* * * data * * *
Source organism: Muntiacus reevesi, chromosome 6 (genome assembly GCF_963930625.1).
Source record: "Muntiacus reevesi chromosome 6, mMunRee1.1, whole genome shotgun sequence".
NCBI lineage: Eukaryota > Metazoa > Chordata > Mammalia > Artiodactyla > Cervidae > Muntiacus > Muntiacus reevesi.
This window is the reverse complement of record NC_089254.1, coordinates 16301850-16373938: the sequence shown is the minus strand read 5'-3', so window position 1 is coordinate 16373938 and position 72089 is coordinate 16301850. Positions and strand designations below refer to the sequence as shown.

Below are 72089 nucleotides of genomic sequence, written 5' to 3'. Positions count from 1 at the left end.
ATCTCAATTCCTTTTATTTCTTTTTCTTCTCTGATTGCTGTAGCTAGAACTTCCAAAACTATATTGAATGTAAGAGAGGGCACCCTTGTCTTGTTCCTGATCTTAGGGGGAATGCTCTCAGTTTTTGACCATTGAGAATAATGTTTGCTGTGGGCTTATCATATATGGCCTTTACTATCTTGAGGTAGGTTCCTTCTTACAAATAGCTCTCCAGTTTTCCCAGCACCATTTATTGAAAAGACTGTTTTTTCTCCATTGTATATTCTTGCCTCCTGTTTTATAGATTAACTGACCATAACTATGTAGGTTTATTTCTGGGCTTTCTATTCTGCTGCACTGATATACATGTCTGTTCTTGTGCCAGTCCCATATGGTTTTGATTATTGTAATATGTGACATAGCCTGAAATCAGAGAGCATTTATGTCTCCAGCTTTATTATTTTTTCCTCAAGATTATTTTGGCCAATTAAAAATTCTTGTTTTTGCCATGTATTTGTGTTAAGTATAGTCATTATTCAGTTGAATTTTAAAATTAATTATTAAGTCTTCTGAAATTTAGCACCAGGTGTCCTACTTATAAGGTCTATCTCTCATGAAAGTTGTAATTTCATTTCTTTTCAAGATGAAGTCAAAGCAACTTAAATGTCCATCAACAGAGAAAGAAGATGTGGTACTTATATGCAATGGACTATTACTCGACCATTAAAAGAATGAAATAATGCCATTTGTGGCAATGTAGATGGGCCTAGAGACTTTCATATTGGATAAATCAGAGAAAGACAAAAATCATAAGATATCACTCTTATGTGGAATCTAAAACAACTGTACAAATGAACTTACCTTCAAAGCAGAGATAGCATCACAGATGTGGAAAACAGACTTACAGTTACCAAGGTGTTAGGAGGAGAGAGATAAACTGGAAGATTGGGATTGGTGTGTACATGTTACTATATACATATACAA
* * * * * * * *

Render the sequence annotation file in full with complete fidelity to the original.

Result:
Source organism: Muntiacus reevesi, chromosome 6 (genome assembly GCF_963930625.1).
Source record: "Muntiacus reevesi chromosome 6, mMunRee1.1, whole genome shotgun sequence".
NCBI lineage: Eukaryota > Metazoa > Chordata > Mammalia > Artiodactyla > Cervidae > Muntiacus > Muntiacus reevesi.
This window is the reverse complement of record NC_089254.1, coordinates 16301850-16373938: the sequence shown is the minus strand read 5'-3', so window position 1 is coordinate 16373938 and position 72089 is coordinate 16301850. Positions and strand designations below refer to the sequence as shown.

Below are 72089 nucleotides of genomic sequence, written 5' to 3'. Positions count from 1 at the left end.
ATCTCAATTCCTTTTATTTCTTTTTCTTCTCTGATTGCTGTAGCTAGAACTTCCAAAACTATATTGAATGTAAGAGAGGGCACCCTTGTCTTGTTCCTGATCTTAGGGGGAATGCTCTCAGTTTTTGACCATTGAGAATAATGTTTGCTGTGGGCTTATCATATATGGCCTTTACTATCTTGAGGTAGGTTCCTTCTTACAAATAGCTCTCCAGTTTTCCCAGCACCATTTATTGAAAAGACTGTTTTTTCTCCATTGTATATTCTTGCCTCCTGTTTTATAGATTAACTGACCATAACTATGTAGGTTTATTTCTGGGCTTTCTATTCTGCTGCACTGATATACATGTCTGTTCTTGTGCCAGTCCCATATGGTTTTGATTATTGTAATATGTGACATAGCCTGAAATCAGAGAGCATTTATGTCTCCAGCTTTATTATTTTTTCCTCAAGATTATTTTGGCCAATTAAAAATTCTTGTTTTTGCCATGTATTTGTGTTAAGTATAGTCATTATTCAGTTGAATTTTAAAATTAATTATTAAGTCTTCTGAAATTTAGCACCAGGTGTCCTACTTATAAGGTCTATCTCTCATGAAAGTTGTAATTTCATTTCTTTTCAAGATGAAGTCAAAGCAACTTAAATGTCCATCAACAGAGAAAGAAGATGTGGTACTTATATGCAATGGACTATTACTCGACCATTAAAAGAATGAAATAATGCCATTTGTGGCAATGTAGATGGGCCTAGAGACTTTCATATTGGATAAATCAGAGAAAGACAAAAATCATAAGATATCACTCTTATGTGGAATCTAAAACAACTGTACAAATGAACTTACCTTCAAAGCAGAGATAGCATCACAGATGTGGAAAACAGACTTACAGTTACCAAGGTGTTAGGAGGAGAGAGATAAACTGGAAGATTGGGATTGGTGTGTACATGTTACTATATACATATACAA